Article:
VII. A haven

Nidden 1924 to 1939

All prewar photos in this chapter are postcards, have been copied from a pamphlet of the photographer Paul Isenfels or have been taken from Lotte Simon's photoalbum

Nidden is a village of fishermen who harvest the fish of the Baltic Sea as well as of the large lagoon, the Kurische Haff, into which flows one of the major rivers of Northern Europe, the Memel. For centuries, the more than 100 km long and 2 - 3 km wide peninsula, the Kurische Nehrung, separating the two water bodies, provided the fastest and most convenient route from Western Europe to St.Petersburg. Many important personages travelled along this route and commented on the beauty and solitude of its dunes and beaches.

With the advent of railroads in the Fifties of the Nineteenth Century this traffic ceased abruptly. Among the few villages that survived the eternal threat of the predominantly westerly winds, Nidden fell into a slumber from which it awakens only towards the end of the Twentieth Century when modern conveniences become prerequisites of holiday makers.Until then Nidden is the paradise of painters, writers, musicians and others who visit it regularly during the warm seasons of the year to recover under its primitive detachment from the Twentieth Century. The entire peninsula has become officially a natural reserve from which motor vehicles are barred.

Nidden's Italy view overlooking Purwin

I guess I am four or five years old when I first walk by the hand of mother off one of the paddle wheel steamers which were built by my grandfather and since years trudge regularly between June and September along the lagoon side of the Nehrung from Cranzbeek, some 30 km from Königsberg, to the market town of Memel, where the Haff and Sea meet. More than the garden in Königsberg, Nidden becomes my home to which my thoughts will resort in times of stress. I visit it uncounted numbers of times with the family and alone during all seasons of the year. During off seasons we go there by

The Radoks on skis meet a sledge party returning from Nidden on 11th January 1931

horse drawn carriage or sledge along the deserted postal road or over the frozen lagoon. When I am old enough, I ride mostly alone on my bicycle, at rare occasions with Jobst or Gundula.

The way to the sea

When 1933 comes, Nidden becomes a temporary refuge for many artists whose freedom of action is quickly curbed by the booming dictatorship in Germany.

My godfather, the pianist Alfred Schröder and his wife Lisa, neé Spolianski with my piano teacher Grete Giedat on the terrace of Hotel Herrmann Blode

Among them is Thomas Mann who builds there his dreamhouse after receiving in 1929 the Nobel Price for Literature. Nidden becomes my refuge from the strict discipline in Königsberg and not fully understood worries hovering over the family. My last prewar visit takes place Whitsuntide 1939, when I bid farewell walking all along the Nehrung to Nidden over the dunes and along the beach of the Baltic Sea.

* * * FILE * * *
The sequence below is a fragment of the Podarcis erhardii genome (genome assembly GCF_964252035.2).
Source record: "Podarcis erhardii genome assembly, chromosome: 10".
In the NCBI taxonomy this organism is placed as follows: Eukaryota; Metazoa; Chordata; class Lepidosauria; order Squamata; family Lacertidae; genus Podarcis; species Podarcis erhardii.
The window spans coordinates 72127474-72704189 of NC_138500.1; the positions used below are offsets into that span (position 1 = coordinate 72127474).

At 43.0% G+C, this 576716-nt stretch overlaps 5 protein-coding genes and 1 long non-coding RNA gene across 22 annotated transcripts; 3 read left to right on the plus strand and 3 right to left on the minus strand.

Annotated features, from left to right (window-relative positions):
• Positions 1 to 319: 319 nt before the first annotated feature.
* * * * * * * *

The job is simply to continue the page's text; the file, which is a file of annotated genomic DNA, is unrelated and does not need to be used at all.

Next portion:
Nidden's church

A whole book can be written about the rhythm among Nidden's thatched, wooden, oiled cottages behind paling fences permanently in need of repair and surrounded by sandy potato patches. Cornflower blue window trimmings and white fascias ending in primitive horse heads together with colourful, home made weather vanes on the masts of heavy, flat bottomed boats with rectangular sails complete the inhabitants' display of luxuries.

House with special lever well

On Sundays and on other special occasions, when the bell calls, they wander along the dusty village road to the church on a tamed dune overlooking the village which stretches for several kilometers between tree covered dunes and the lagoon. The heads of the women, unmarried, married or widowed, are covered with white, coloured or black scarves, respectively. The men have a swinging gait; they are more used to walking on boat decks than firm ground. At these gatherings, news of approaching christenings, weddings and funerals are exchanged. The men may also meet in the evenings in the bars of the few hotels.
Nidden's village road

At dawn or dusk, from Spring to Autumn, the shepherd blows daily his horn while he collects or delivers his charges. Cows and sheep stir up a cloud of dust which moves along the village. They will graze north of the village between the elk district and the lagoon or towards the south at the foot of the Great Dune after passing through the Valley of Silence formed by wandering dunes.

Hotel Queen Louise opposite fisherman's house where she spent a night

Twice a week, as long as ice dös not cover the lagoon, the market steamer Herta leaves before dawn for Memel. Carrying heavy bundles, the villagers rush along the road, while the boat's horn penetrates the silence. When they return in the evening, they are met by almost everyone including summer guests, in order to learn the latest news of the world, mainly those of Memel.

View of Nidden with passengership

The arrivals and departures of all other boats are regular, social events, when horse carts and horse carriages pick up new arrivals and deliver departing guests.

Weather permitting, holiday makers walk in the morning across the central, tree covered chain of dunes to the wide, white beach lined by foredunes which have been covered with hardy grasses, between large squares formed by pine branches stuck in the sand, during decades of careful nursing.

Valley of Silence Wandering dune